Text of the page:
doesn't matter whether it was refined or synthesized.
one more thing - despite the fact that "synthetic" motor oils can indeed
be superior stuff, their price premium is a rip compared to production
price. in indonesia where there's a large g.t.l. [gas to liquid]
facility that manufactures a lot of the world's synthetic oil base
stocks, the stuff they don't sell for lubes is sold as diesel oil. yes,
it's that cheap.
Where do you live? Have any experience driving in sub-arctic zone where
they never shut off engines once it is started in winter time? Even
where I live, it is PRETTY cold in the winter. Including wind chill,
temp. can reach down to -45F or so. Synthetic oil DOES make big difference.
Actually one benefit of the synthetics is that the superior base stock
needs less additives to maintain viscosity, so you get more base stock
and less viscosity modifiers.
Synthetics become acidic, and eventually become saturated with suspended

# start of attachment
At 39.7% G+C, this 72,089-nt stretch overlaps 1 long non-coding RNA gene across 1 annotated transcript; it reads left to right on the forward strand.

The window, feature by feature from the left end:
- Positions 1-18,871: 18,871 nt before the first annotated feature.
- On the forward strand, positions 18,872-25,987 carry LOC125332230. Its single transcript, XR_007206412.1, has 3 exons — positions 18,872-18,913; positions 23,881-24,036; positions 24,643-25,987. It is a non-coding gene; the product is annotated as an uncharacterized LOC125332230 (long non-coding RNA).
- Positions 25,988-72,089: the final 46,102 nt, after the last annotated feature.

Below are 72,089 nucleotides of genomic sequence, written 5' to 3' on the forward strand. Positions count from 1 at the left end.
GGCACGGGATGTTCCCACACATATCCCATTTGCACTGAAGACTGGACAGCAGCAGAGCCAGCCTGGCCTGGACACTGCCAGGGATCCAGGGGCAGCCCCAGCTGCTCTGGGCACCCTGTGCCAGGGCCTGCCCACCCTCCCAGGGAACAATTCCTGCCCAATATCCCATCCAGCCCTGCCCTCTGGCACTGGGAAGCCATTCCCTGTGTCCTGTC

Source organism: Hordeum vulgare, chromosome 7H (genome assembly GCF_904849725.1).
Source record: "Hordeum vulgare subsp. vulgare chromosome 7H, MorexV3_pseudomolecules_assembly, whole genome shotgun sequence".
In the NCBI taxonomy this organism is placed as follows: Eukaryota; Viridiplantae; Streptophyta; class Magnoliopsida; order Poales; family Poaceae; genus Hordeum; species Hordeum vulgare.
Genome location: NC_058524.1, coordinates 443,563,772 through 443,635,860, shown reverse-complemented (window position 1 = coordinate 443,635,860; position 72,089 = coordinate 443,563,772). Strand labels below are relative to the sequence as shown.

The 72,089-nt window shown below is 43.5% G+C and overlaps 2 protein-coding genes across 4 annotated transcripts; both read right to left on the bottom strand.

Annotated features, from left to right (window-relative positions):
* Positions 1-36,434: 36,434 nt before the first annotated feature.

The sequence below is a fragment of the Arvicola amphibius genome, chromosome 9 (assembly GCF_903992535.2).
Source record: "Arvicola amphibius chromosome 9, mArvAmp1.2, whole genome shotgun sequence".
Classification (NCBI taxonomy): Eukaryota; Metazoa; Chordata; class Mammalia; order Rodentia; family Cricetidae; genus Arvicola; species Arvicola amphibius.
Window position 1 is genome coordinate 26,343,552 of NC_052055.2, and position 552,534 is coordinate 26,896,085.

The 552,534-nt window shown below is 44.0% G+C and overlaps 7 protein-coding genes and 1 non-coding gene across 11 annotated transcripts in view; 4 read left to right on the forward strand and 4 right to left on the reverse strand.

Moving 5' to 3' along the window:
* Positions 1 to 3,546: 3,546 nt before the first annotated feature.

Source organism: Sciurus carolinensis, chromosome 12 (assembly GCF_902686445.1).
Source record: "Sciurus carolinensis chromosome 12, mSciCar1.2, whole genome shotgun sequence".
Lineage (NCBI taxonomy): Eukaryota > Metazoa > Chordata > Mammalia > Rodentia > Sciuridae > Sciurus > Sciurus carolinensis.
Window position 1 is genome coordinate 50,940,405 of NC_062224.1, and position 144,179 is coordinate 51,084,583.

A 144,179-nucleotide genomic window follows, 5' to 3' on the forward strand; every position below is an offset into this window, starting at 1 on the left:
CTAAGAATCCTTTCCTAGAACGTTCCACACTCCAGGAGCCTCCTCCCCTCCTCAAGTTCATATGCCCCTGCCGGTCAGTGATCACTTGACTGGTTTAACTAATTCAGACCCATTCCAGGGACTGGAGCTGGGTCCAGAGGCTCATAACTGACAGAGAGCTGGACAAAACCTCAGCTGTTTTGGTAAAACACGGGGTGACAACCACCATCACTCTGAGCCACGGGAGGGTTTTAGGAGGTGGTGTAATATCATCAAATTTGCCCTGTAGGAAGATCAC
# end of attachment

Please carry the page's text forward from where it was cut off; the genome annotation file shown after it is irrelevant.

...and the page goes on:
soot particles, just like regular oil.
An oil analysis is a good investment to determine the optimum oil change
interval, but since you really shouldn't be exceeding the manufacturer's
requirements during the warranty period, and the manufacturers are very
conservative, there's no benefit to using a synthetic if you're doing
7500 or 5000 mile oil changes (except in very cold climates).
/all/ motor oils become acidic. that's because of combustion product.
er, the whole point of using analysis is so that you /know/ the
condition of the oil. wtf would you disregard analysis in favor of
> during the warranty period, and the manufacturers are very
Motorsforum.com is a website by car enthusiasts for car enthusiasts. It is not affiliated with any of the car or spare part manufacturers or car dealers discussed here.
All logos and trade names are the property of their respective owners.